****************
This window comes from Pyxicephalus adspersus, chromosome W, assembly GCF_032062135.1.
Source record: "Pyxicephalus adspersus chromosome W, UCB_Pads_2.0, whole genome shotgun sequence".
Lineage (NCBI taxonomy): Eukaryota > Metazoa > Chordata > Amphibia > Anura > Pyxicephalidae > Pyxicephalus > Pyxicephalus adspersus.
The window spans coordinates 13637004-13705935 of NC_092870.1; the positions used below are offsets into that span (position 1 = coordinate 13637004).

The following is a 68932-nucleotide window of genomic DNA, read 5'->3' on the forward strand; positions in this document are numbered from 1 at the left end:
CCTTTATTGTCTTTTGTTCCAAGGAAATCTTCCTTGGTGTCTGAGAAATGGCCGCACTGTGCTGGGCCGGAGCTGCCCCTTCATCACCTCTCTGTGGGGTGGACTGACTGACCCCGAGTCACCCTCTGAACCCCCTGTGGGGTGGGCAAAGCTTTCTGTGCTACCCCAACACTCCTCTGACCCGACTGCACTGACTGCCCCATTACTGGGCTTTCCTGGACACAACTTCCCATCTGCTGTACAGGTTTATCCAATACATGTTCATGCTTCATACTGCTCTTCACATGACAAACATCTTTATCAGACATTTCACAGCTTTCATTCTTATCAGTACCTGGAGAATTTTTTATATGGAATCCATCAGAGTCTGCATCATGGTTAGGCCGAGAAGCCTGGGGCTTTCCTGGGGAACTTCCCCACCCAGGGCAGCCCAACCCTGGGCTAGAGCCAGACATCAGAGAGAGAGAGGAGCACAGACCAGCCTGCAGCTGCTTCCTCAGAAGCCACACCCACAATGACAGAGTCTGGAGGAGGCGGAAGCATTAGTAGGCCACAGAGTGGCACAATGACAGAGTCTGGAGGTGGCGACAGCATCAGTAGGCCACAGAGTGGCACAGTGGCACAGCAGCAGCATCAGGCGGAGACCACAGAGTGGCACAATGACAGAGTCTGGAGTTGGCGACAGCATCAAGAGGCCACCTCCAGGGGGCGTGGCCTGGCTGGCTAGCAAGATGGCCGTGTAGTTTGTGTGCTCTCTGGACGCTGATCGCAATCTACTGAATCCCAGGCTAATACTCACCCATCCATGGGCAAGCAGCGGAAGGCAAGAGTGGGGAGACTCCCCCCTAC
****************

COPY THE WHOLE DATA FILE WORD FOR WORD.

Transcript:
This window comes from Pyxicephalus adspersus, chromosome W, assembly GCF_032062135.1.
Source record: "Pyxicephalus adspersus chromosome W, UCB_Pads_2.0, whole genome shotgun sequence".
Lineage (NCBI taxonomy): Eukaryota > Metazoa > Chordata > Amphibia > Anura > Pyxicephalidae > Pyxicephalus > Pyxicephalus adspersus.
The window spans coordinates 13637004-13705935 of NC_092870.1; the positions used below are offsets into that span (position 1 = coordinate 13637004).

The following is a 68932-nucleotide window of genomic DNA, read 5'->3' on the forward strand; positions in this document are numbered from 1 at the left end:
CCTTTATTGTCTTTTGTTCCAAGGAAATCTTCCTTGGTGTCTGAGAAATGGCCGCACTGTGCTGGGCCGGAGCTGCCCCTTCATCACCTCTCTGTGGGGTGGACTGACTGACCCCGAGTCACCCTCTGAACCCCCTGTGGGGTGGGCAAAGCTTTCTGTGCTACCCCAACACTCCTCTGACCCGACTGCACTGACTGCCCCATTACTGGGCTTTCCTGGACACAACTTCCCATCTGCTGTACAGGTTTATCCAATACATGTTCATGCTTCATACTGCTCTTCACATGACAAACATCTTTATCAGACATTTCACAGCTTTCATTCTTATCAGTACCTGGAGAATTTTTTATATGGAATCCATCAGAGTCTGCATCATGGTTAGGCCGAGAAGCCTGGGGCTTTCCTGGGGAACTTCCCCACCCAGGGCAGCCCAACCCTGGGCTAGAGCCAGACATCAGAGAGAGAGAGGAGCACAGACCAGCCTGCAGCTGCTTCCTCAGAAGCCACACCCACAATGACAGAGTCTGGAGGAGGCGGAAGCATTAGTAGGCCACAGAGTGGCACAATGACAGAGTCTGGAGGTGGCGACAGCATCAGTAGGCCACAGAGTGGCACAGTGGCACAGCAGCAGCATCAGGCGGAGACCACAGAGTGGCACAATGACAGAGTCTGGAGTTGGCGACAGCATCAAGAGGCCACCTCCAGGGGGCGTGGCCTGGCTGGCTAGCAAGATGGCCGTGTAGTTTGTGTGCTCTCTGGACGCTGATCGCAATCTACTGAATCCCAGGCTAATACTCACCCATCCATGGGCAAGCAGCGGAAGGCAAGAGTGGGGAGACTCCCCCCTAC